BBQ Season Checklist

"Start with a clean grill."Emeril Lagasse

If you love to grill, it’s likely that you do it all year long. Just like they say at the US postal service, “neither snow nor rain nor heat nor gloom of night” can keep you from your grill! And so, while many folks think of Memorial Day as the start of BBQ season, we at kick things off a bit earlier on St. Patrick’s Day. That’s right—we celebrate March 17 as the beginning of all things barbecue! St. Patrick’s Day is the perfect time to fire up your cooker for Sous-Vide-Que Pastrami, Grill Roasted Honey Butter Cabbage, or a Reuben Burger.

If your grill has been stowed away or braving the elements through the colder months, here’s how to get it ready for action. Like the purring engine of a finely tuned sports car, your grill will perform at its best when it is free of built-up grease, grime, and rust. The following tips come courtesy of our crack team of BBQ experts, including Rick Browne, Max Good, Clint Cantwell, and Paul Sidoriak. For an even deeper look at maintaining specific types of grills and cleaning special grill grates, see Meathead’s article “Cleaning and Maintaining Your Grill or Smoker.

  1. Clean the inside of the lid and cookbox. Remove the grill grate and the fire grate of a charcoal grill and shovel any old ashes from the firebox. On a gas grill, remove the grill grates and heat diffuser and then scrape away any debris from the cookbox. Dispose of thick layers of built-up grease and grime by using a stiff spatula or spackle knife. If you see what looks like peeling paint hanging from the interior of the grill lid, don’t grab a paint brush. The flakes or scales are baked-on grease that has turned to carbon. Scrape them off or wipe them away with a damp paper towel. Wash the lid and cookbox with warm, soapy water. For thick soot buildup on the interior, use a heavy-duty grill cleaner.
  2. Empty the grease traps. Many grills have grease traps below or to the side of the cookbox. Empty them or replace them (an empty paint can works well as a grease trap). You can also prime internal grease traps or chutes with boiling water to melt the grease and help it flow away from the heat source. By cleaning out all the old grease, you will significantly reduce flare-ups and improve the overall heat transference and performance of your cooker.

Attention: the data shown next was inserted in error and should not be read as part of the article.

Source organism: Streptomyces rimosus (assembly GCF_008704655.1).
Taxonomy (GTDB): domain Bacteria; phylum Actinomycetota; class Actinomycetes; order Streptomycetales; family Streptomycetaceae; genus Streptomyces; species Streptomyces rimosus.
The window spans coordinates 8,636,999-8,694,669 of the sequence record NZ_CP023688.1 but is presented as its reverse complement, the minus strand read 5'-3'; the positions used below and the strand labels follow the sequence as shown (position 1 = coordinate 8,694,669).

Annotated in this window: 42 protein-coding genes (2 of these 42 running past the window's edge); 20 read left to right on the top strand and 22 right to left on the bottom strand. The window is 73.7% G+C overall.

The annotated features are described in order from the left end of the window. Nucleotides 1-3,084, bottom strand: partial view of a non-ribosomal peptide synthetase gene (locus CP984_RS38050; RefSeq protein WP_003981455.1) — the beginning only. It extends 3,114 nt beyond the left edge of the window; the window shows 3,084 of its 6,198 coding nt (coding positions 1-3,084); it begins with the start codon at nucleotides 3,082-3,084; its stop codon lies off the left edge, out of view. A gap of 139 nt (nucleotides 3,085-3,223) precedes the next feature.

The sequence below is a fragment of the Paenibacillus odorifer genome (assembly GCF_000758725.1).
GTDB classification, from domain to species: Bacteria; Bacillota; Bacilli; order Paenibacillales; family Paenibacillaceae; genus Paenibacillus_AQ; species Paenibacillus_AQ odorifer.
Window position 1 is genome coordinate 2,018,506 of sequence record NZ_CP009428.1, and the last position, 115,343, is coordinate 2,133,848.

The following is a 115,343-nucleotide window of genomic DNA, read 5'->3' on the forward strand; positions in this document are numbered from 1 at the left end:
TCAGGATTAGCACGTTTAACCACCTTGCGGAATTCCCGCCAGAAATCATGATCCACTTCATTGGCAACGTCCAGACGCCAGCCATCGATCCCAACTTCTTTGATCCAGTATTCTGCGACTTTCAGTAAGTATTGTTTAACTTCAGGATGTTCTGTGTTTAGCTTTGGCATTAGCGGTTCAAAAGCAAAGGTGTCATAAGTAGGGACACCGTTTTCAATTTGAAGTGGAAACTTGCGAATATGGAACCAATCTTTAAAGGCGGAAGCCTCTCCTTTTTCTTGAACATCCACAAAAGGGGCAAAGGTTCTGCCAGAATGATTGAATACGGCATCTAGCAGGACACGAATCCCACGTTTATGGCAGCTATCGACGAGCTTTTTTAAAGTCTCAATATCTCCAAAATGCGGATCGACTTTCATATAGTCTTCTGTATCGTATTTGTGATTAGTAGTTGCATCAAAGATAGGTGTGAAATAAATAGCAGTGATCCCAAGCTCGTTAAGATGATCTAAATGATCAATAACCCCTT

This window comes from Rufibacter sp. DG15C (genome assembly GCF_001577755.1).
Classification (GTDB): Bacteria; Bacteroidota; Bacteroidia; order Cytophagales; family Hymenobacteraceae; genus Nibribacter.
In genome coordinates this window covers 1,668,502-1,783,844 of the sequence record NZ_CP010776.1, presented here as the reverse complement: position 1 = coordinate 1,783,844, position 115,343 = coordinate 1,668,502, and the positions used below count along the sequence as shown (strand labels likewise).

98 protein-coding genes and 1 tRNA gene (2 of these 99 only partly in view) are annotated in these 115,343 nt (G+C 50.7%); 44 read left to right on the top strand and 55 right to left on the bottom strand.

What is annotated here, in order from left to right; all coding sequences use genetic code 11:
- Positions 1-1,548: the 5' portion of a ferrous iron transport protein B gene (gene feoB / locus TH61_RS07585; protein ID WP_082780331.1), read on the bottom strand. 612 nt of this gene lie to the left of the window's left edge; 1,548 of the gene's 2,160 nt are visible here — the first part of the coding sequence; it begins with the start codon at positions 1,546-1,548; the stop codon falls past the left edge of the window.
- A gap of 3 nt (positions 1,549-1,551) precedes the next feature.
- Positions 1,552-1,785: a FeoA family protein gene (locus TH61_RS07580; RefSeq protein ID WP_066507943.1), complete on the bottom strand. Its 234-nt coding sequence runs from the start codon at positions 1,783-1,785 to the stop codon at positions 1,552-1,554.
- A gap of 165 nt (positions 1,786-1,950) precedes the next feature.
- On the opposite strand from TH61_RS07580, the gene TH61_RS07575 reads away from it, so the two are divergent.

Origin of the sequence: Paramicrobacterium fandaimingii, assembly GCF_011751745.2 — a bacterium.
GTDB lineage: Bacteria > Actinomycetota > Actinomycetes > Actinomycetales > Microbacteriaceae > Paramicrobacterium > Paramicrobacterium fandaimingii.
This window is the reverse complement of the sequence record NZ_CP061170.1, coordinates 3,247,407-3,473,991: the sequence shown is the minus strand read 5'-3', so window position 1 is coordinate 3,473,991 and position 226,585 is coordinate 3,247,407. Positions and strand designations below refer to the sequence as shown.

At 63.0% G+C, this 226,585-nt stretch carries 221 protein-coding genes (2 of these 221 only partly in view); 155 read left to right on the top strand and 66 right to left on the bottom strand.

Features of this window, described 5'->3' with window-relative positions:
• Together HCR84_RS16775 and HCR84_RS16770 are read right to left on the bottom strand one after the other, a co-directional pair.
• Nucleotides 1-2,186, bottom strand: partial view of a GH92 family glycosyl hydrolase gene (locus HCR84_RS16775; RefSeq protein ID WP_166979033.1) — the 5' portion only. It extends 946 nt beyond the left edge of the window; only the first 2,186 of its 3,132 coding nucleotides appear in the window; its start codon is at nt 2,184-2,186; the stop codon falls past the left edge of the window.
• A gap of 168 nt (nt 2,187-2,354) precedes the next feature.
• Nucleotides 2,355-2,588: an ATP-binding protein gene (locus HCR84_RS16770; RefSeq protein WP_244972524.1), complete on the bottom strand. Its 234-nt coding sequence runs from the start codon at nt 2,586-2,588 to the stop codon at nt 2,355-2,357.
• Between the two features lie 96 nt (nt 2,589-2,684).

3. Check the burner tubes on a gas grill. If the flame your gas grill is more yellow than blue, there may be cracks or obstructions in the burner tubes preventing the optimal mix of oxygen and fuel. When a grill sits for months unused, spiders sometimes nest in the burner tubes. Check the tubes for visible cracks or holes (other than the burner ports themselves). If you see any cracks, replace the tubes according to the manufacturer’s directions. Scrape any debris from the tubes with a stiff brush and gently unclog any visibly burner ports with a pin or metal skewer. Be careful not to enlarge the ports. Their original diameter provides the optimal fuel-to-oxygen ratio. If you can, remove the tubes from the firebox and shine a flashlight into the openings at the ends of the tubes. Clean the tube interiors with a long, narrow, flexible brush. You can also shoot a stream of water through the tubes with a garden hose. Thoroughly dry the tubes before reattaching them to the firebox.
  4. Clean the heat diffuser. On gas grills, the heat diffuser (such as lava rocks or Weber’s “flavor bars”) often sits right below the grill grates. They diffuse the heat from below but catch dripping fat and stray bits of food from above. Scrape it clean of any debris.
  5. Check the hoses on a gas grill. Make sure all of the connections are tight and the hoses have no holes, cracks, or excessively worn areas. Follow the manufacturer’s directions to replace any cracked or worn hoses.
  6. Check the control panel on a gas grill. If you have sticky knobs, remove the knobs from their metal posts and spray the posts with lubricant. Brush away any spider webs under the panel. Spot-check the exterior of the grill and remove any other spider webs.
  7. Check the igniter on gas grills or gas-assist grills. Gas burner ignitors can fail if covered with grease or rust. If the igniter isn’t working, scrub the tip of the electrode with sandpaper or rubbing alcohol. Some electric igniters also require small batteries (such as AA or AAA). Replace old batteries as necessary.